Campaign for Safe Cosmetics reported in 2009 that studies by Analytical Sciences LLC of Petaluma, Calif., an independent laboratory, found that Johnson and Johnson's Baby Shampoo, Oatmeal Baby Wash and Aveeno Baby Soothing Relief Creamy Wash contain 1,4-dioxane. This is a chemical that is considered to be a carcinogen. Bloomberg Businessweek
states 1,4-dioxane is a byproduct of a process for making chemicals more soluble and gentler on the skin.
The other chemical is quaternium-15 which is a preservative that kills bacteria by releasing formaldehyde. Formaldehyde is used as a disinfectant and embalming fluid. It is also a skin, eye and respiratory irritant. In June the U.S. National Toxicology Program declared the chemical a known human carcinogen.
These chemicals remain in Johnson's baby shampoo in the United States, Canada, China, Indonesia and Australia. It is not found in the products sold in at least eight other countries including the U.K., Denmark, Japan and South Africa.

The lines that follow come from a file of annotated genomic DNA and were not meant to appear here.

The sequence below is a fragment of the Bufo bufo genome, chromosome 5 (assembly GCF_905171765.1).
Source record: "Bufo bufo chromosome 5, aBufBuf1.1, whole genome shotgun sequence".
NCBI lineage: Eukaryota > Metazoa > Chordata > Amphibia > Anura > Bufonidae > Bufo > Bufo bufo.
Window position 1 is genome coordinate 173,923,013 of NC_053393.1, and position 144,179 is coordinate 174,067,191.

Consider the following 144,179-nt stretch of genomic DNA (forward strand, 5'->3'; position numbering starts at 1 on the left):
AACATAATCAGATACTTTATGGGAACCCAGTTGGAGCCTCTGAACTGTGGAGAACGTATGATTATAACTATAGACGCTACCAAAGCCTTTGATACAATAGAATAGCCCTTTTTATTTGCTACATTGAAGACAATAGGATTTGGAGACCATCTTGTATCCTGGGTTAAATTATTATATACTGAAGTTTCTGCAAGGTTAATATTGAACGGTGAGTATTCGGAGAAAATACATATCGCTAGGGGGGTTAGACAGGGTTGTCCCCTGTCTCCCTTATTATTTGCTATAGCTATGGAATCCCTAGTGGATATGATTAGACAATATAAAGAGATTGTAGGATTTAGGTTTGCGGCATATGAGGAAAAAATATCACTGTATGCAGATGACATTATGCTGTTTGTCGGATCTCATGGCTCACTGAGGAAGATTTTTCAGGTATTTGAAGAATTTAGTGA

The director of Campaign for Safe Cosmetics, Lisa Archer, said, "Johnson & Johnson clearly can make safer baby shampoo in all the markets around the world, but it's not doing it. It's clearly a double standard, something they can easily fix." reports huffingtonpost.com
The campaign's report is called "Baby's Tub is Still Toxic" The boycott is being launched via their website, found here
Johnson and Johnson was sent a letter signed by about 25 environmental, medical and other groups that represent about 3.5 million people in the U.S. and other countries. It asks Johnson and Johnson to make a public commitment by November 15 to remove the chemicals from all their personal care products worldwide.
Their response in a statement was that formaldehyde-releasing preservatives are safe and approved by regulators in the U.S. and other countries, but that it is gradually phasing them out of its baby products. It said it is also reformulating baby products to reduce the level of dioxane below detectable levels. But it did not say whether it would respond to or meet the campaign's full demands, reports nydailynews.com